I failed to see that this particular item is in any manner relevant to your contention. This kid took a copy of the virus code, modified it slightly, and fed it back into the i-net. His (now unique) virus infected about 500,000 computers…a fraction of the machines infected by the original.
That said, I share your opinion that blaster was NOT an act of “terrorism”, what ever that term means.
HOWEVER, it is important to remember that “Al Qaeda” has motives that to some extent overlap some other, seemingly disparate, groups. Among them are various “environmental activist”, “animal rights”, Maoist groups. Among these groups are some folks who are more than adequate to do some very disruptive things in computer networks.
POINT BEING: This type of activity doesn’t have to originate with Islamist in order to serve their purposes: Resistance against the U.S. as a dominant world economic, political and military power.
This isn’t conclusive, direct evidence that the original worm was written by a script kiddie or a eastern bloc hacker, but in my original email I said: “Chances are that the viruses and exploits in question were created by a virus writer in an eastern bloc country or a script kiddie in midwest America just like nearly every other virus written in recent memory.” So my point is simply thus: every time one of these comes out, there’s no reason to cry wolf, or terrorist. It simply ain’t so. There is nothing new under the sun.
To address your last point, apparently spammer’s goals dovetail into Al-Qaeda as well, under that broad definition. SoBIG was written apparently by a hacker who advocates spam, a hacker hired by a spam company, or a hacker who has it out for anti-spam companies.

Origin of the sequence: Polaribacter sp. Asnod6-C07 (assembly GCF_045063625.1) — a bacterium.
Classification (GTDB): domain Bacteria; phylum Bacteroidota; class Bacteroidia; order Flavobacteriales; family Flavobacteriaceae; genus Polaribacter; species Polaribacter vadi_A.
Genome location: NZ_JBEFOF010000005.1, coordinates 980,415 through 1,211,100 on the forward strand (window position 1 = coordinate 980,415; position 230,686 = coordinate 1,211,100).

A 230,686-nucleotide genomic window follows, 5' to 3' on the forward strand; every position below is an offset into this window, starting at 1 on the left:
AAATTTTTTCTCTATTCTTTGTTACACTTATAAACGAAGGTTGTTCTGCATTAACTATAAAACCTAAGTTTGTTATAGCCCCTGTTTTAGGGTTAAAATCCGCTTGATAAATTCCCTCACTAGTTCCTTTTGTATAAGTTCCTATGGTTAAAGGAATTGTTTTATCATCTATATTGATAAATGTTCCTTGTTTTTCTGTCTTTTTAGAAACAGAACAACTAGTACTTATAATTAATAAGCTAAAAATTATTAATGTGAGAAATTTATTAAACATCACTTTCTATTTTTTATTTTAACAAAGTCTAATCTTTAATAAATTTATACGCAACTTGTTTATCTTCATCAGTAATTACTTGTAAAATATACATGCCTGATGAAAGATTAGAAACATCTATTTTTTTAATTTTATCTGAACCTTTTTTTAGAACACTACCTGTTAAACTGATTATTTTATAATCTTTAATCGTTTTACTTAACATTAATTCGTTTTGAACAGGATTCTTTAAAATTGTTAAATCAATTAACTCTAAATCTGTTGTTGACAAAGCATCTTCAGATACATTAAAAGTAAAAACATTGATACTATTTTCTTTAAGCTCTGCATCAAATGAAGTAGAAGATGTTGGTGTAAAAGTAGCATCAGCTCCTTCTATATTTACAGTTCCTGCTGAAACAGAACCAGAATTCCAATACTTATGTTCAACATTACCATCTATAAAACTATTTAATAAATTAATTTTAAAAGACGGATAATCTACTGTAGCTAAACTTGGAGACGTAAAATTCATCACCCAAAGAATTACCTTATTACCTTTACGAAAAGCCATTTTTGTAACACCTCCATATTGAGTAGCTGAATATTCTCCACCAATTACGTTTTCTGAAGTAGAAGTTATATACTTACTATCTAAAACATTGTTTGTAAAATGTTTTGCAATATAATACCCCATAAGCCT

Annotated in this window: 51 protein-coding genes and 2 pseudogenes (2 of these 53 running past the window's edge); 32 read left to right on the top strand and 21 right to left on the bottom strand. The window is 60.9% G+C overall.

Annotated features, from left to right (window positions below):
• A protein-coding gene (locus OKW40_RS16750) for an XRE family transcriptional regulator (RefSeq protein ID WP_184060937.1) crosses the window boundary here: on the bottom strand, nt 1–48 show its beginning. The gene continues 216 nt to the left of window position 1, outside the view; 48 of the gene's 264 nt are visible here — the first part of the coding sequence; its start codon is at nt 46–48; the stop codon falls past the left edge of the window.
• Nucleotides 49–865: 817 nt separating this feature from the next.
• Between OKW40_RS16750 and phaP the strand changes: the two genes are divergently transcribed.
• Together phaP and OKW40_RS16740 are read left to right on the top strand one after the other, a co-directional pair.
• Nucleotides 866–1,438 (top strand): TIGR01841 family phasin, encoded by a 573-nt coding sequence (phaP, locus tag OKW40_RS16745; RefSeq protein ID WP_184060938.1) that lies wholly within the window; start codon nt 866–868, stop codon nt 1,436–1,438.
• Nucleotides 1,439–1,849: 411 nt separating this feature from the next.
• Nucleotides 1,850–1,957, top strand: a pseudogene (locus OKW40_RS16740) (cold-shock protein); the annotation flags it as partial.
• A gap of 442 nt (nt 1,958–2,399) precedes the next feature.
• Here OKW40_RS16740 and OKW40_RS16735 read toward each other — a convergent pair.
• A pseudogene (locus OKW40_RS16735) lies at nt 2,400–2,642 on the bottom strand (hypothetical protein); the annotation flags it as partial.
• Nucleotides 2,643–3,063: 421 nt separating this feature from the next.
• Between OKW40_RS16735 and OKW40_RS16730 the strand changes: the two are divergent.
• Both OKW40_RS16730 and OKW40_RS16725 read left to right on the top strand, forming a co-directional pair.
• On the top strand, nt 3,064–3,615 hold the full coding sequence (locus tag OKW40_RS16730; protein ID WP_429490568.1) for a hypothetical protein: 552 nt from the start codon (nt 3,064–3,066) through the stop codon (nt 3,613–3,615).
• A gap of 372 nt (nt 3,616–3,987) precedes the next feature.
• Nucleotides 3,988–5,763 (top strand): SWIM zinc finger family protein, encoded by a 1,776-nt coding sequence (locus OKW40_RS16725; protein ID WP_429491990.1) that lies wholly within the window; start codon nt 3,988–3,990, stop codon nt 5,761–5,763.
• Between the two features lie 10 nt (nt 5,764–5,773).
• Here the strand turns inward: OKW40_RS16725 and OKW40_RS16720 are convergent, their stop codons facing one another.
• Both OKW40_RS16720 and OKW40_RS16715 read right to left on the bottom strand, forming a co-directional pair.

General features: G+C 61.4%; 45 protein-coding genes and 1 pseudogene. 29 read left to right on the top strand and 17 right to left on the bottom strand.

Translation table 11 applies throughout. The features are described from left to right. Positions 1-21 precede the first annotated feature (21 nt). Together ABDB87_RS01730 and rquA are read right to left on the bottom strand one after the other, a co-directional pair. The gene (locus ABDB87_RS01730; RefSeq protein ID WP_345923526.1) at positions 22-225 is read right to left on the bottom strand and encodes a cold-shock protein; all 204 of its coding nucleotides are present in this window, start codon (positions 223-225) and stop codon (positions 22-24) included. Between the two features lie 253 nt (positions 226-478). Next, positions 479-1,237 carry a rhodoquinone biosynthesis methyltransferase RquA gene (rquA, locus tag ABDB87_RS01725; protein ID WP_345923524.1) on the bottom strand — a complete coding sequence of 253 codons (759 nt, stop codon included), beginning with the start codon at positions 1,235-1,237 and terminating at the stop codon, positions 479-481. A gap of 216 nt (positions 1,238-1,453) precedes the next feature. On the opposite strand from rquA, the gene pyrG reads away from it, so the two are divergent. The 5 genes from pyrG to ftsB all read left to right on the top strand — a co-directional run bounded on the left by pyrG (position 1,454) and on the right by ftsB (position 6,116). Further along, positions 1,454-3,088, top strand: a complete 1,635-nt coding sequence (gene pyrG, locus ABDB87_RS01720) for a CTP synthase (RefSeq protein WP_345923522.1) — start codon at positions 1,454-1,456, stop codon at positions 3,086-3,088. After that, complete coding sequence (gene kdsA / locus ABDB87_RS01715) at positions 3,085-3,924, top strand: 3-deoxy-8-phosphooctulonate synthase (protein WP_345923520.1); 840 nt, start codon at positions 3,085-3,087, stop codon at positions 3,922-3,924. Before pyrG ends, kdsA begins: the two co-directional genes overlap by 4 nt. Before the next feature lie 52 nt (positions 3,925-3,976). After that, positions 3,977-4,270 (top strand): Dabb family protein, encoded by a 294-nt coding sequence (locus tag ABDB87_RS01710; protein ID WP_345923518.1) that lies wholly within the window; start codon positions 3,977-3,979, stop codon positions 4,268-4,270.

There is and always has been anti-establismentarianists around. To throw all of them under the war on terrorism movement is irresponsible.
If they break the law, they are criminals. There’s no reason to put them in the cell next to John Walker-Lindhe.
A distinction without a difference. Admiral Halsey’s worst defeat — the one in which he lost the most ships — was not at the hands of the Japanese but rather a typhoon. That hardly leads to the conclusion that the typhoon was in cahoots with the Imperial Japanese Navy.
However, if you pierce the veil of the environmentalist, the animal rights activist, etc. you find profoundly “anti-government” blood flowing in their veins.
There are a variety of groups around the planet with “anti-U.S. government” axes to grind. Maoist, Communist, etc. And the Islamist increasingly find this common purpose with such groups. This is consistent with the Koran, incidentally.
Wittingly or not, they serve the purpose. How, exactly, would you paint such actors?
I beg to differ though. There is a difference between a common criminal’s intent to rob a liquor store coinciding with Islamic terrorist’s intent to disrupt the flow of society and a militia’s intent to say destroy a government office in Oklahoma City coinciding with Islamic terrorist’s intent to destroy the infrastructure and create a general atmosphere of fear in the United States.
What we are talking about are young people and crackers here. These are the same people who have been exposing security flaws in computer systems for years and years before there ever was a perceived Islamic or any other terrorist threat.
First of all, the economic threat these types of cyber ‘attacks’ pose is way overblown by the media and the industry purely for insurance and ratings reasons. Take for instance, the damages claimed by Sun Microsystems in the case of Kevin Mitnick. Sun claimed that Kevin’s intrusion to their systems and downloading their software for their Solaris operating system cost their company $80 million. This was a very interesting claim that was rightly refuted by Mitnick’s attorney later on because as it turns out, the software was later released by Sun for free (open source) on certain platforms, and Mitnick never widely distributed the source or the compiled software (see http://www.wired.com/news/politics/0,1283,19820,00.html).
Understood, this is a separate type of intrusion, and one that has little to do with the release of virii, worms and spam. It is, however, an excellent example of how the technical industry in general will not hesitate to over-estimate their damages if it means they will grab some headlines.